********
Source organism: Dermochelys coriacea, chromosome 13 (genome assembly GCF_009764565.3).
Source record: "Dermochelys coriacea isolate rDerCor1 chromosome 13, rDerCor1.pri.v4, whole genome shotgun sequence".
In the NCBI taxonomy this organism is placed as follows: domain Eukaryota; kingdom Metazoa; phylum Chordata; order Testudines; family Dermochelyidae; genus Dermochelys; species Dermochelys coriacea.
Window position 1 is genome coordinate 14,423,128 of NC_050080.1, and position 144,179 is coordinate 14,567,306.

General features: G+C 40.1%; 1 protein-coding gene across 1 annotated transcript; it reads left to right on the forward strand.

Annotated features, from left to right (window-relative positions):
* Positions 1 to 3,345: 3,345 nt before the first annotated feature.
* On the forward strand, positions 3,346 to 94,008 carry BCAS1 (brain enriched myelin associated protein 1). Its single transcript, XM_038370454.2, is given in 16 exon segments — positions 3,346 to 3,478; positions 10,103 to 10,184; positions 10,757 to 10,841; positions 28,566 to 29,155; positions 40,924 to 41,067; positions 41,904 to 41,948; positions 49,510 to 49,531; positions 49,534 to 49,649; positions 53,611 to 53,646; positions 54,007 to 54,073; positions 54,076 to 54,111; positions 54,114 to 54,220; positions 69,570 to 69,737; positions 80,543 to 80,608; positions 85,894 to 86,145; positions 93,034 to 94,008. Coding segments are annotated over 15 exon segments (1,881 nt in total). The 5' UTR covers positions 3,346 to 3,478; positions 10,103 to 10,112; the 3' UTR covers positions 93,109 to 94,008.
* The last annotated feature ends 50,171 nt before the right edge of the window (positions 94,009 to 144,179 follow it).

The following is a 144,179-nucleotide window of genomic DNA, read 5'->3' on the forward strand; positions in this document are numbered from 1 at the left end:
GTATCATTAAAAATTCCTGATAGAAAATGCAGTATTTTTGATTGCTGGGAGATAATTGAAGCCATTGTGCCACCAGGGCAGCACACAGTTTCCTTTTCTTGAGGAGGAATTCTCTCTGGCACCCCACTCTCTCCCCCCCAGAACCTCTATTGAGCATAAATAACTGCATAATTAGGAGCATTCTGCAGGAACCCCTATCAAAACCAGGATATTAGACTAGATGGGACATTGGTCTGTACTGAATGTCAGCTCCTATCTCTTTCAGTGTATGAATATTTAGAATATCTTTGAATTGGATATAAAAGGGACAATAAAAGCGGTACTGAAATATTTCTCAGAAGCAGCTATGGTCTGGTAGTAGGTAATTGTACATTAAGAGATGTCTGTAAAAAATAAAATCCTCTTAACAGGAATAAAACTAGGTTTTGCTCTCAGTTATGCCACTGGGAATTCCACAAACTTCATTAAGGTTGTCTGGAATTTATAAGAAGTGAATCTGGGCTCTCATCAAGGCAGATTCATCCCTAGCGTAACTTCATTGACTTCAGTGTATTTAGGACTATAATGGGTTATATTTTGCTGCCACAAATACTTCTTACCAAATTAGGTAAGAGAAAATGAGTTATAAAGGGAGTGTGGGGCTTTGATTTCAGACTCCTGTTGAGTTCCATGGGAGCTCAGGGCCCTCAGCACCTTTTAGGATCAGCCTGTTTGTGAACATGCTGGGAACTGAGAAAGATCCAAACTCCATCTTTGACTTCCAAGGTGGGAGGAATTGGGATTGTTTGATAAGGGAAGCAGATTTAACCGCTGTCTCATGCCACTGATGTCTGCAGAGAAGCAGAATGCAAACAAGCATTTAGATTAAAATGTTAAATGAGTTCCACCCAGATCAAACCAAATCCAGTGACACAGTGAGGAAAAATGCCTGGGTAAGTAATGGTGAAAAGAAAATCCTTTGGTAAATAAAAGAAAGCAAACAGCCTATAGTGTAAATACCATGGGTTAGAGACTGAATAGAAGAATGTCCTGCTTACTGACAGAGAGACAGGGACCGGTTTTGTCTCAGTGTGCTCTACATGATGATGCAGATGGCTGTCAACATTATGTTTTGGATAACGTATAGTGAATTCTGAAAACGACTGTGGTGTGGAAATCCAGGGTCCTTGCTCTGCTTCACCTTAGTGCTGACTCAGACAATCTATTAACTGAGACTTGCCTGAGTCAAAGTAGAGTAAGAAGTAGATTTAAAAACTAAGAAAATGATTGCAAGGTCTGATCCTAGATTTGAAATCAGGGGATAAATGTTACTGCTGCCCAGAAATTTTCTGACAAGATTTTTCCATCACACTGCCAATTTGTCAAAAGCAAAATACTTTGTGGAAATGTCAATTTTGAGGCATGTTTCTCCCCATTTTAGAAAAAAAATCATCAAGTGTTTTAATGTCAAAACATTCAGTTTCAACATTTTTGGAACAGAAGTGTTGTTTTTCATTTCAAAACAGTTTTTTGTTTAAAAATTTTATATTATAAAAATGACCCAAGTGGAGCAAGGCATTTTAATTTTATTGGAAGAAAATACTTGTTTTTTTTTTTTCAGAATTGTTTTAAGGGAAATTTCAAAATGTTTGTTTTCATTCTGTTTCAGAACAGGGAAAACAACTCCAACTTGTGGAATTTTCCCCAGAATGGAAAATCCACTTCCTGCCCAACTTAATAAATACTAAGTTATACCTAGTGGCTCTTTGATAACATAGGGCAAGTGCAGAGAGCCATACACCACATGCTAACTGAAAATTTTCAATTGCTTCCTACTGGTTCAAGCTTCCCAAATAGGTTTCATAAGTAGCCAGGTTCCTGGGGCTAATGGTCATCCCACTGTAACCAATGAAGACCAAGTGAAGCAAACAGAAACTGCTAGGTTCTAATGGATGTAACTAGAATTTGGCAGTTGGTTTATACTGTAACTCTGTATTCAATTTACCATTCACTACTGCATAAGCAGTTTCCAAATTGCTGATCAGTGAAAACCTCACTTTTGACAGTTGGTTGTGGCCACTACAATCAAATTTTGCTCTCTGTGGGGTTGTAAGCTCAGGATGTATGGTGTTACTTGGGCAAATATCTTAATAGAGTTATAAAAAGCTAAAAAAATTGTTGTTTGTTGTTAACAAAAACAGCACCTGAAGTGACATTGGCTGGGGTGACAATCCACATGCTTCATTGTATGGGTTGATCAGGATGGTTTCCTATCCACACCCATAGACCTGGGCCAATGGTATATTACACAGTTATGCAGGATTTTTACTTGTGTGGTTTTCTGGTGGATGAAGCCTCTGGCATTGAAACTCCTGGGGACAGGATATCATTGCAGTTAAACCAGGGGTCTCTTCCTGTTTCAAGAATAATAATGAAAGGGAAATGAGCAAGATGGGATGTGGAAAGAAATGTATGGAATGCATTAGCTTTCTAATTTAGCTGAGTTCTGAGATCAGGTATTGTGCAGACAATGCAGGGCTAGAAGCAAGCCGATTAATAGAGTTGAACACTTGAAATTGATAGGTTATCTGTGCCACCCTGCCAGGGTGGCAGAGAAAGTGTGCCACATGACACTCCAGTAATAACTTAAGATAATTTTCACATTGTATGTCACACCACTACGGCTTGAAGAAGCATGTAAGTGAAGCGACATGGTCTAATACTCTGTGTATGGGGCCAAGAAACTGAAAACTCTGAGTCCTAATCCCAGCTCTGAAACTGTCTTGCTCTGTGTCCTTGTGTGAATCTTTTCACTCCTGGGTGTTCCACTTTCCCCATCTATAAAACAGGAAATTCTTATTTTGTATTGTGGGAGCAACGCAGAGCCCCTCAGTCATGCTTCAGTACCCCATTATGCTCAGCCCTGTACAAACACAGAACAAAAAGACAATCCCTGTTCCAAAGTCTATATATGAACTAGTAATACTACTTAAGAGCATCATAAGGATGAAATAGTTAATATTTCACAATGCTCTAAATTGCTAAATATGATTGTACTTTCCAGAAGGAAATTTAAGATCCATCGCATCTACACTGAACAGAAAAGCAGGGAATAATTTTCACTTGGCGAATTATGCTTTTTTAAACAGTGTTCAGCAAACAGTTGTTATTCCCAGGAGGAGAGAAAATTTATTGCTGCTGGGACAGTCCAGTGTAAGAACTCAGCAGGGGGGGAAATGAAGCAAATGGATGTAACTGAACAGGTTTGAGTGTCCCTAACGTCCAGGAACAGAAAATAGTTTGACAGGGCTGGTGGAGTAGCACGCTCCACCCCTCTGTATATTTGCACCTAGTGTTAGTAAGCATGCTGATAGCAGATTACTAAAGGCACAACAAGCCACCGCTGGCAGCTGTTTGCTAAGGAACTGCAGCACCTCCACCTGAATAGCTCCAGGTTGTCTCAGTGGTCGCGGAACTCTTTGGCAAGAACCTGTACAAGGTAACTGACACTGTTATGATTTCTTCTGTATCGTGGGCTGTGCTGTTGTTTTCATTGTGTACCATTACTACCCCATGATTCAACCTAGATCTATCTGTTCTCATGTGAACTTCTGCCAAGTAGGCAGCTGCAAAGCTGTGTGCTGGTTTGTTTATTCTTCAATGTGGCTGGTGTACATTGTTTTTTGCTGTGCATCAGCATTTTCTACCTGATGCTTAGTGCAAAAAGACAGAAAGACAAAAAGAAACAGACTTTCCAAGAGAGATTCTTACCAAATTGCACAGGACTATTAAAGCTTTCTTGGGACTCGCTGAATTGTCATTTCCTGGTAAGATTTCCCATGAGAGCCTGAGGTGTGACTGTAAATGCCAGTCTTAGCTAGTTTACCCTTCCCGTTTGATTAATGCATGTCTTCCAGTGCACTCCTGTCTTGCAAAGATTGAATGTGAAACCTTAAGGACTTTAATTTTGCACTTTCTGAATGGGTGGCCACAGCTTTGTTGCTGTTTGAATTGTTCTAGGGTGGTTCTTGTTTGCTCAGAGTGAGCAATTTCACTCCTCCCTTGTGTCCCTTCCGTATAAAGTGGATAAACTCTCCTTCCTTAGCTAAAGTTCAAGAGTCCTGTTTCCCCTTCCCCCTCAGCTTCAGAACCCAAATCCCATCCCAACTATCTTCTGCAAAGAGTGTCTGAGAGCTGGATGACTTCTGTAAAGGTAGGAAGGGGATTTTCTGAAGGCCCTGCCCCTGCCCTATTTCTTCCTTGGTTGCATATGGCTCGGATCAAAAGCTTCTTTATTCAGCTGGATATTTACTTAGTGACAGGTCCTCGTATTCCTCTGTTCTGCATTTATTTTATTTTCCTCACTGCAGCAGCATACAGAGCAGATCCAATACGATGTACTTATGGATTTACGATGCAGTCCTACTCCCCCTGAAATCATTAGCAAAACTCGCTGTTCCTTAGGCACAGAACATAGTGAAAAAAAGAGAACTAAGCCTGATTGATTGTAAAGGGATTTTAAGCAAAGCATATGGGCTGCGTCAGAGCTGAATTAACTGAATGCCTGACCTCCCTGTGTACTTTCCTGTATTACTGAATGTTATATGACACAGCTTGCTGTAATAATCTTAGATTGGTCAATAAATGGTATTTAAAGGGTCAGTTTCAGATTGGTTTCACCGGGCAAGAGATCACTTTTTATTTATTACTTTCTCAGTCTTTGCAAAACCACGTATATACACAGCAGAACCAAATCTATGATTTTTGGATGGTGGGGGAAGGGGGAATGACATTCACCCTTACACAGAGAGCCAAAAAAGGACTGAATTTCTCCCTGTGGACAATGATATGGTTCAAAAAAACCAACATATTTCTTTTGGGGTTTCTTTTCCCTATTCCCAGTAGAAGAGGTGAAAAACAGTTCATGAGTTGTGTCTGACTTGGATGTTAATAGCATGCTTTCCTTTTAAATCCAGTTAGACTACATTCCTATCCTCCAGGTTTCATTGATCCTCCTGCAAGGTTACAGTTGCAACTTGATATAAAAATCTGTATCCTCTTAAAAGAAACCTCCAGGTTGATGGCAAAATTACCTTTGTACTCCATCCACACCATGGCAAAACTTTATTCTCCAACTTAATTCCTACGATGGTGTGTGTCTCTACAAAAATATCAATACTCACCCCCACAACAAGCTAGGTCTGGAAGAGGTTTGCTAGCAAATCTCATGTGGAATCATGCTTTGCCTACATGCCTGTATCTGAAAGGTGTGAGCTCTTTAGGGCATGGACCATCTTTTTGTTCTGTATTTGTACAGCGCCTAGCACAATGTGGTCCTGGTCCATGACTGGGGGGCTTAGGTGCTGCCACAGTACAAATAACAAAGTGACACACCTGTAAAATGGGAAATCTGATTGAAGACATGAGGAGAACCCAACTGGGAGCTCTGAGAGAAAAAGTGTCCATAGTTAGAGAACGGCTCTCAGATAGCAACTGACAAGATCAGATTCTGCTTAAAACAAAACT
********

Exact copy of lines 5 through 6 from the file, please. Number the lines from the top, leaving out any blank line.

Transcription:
General features: G+C 40.1%; 1 protein-coding gene across 1 annotated transcript; it reads left to right on the forward strand.

Annotated features, from left to right (window-relative positions):